There’s a way that young people talk these days, and it’s totes hilars. You see it on Twitter a lot, people exclaiming about their totes delish spags or their totes redic boyfs. Linguists Lauren Spradlin and Taylor Jones call this practice “totesing” — the systematic abbreviation (“abbreviash”) of words to effect a certain tone. The fad might have started with “totally” becoming totes, but at this point, no entry in the English lexicon is safe.
The following are some real words produced by real human beings on Twitter:
totes tradge (tragic): David Bowie dying is totes tradge.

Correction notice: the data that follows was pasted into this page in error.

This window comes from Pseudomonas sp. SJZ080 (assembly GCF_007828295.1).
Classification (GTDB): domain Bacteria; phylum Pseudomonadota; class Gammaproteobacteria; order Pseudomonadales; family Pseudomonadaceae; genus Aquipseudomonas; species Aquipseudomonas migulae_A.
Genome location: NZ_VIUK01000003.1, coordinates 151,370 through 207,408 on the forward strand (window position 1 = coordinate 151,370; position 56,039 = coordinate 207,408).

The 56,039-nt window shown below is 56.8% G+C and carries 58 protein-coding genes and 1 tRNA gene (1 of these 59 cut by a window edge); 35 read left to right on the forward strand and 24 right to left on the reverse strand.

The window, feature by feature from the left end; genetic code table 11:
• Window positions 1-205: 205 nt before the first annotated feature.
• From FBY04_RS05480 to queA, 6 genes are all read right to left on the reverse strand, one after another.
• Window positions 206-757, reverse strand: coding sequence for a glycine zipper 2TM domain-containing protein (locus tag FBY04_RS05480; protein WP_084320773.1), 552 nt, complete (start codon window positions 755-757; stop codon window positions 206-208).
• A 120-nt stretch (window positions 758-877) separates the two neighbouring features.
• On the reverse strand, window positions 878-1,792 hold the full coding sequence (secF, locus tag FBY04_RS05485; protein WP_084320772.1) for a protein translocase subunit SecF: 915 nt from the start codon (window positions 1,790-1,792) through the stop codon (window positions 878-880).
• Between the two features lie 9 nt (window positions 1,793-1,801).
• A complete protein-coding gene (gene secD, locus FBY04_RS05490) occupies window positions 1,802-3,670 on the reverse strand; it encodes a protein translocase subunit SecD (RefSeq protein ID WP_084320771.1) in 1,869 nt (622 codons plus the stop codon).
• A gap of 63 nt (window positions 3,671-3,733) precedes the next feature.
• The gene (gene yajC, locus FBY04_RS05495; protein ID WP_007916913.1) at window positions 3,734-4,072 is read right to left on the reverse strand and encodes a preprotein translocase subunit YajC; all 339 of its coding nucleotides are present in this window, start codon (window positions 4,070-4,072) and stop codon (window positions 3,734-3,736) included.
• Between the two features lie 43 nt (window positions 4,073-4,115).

bluebs (blueberries): Bluebs in yog are my favorite snack.
totes emosh (emotional): When Cookie hugged Jamal it made me totes emosh.
iPh (iPhone): OMG I dropped my iPh!
If you’re not a millennial — and even if you are — you might think totesing is atrosh and unprofesh. But get used to it. Though no one is quite sure where it came from, this way of speaking has been around for well over a decade. The linguists point out that “totes” was on Urban Dictionary as early as 2003. Since then, totesing has shown up in Hollywood blockbusters, major newspapers have devoted time to decoding it, and expressions like “totes presh” had to be included in a recent FBI guide to Twitter slang.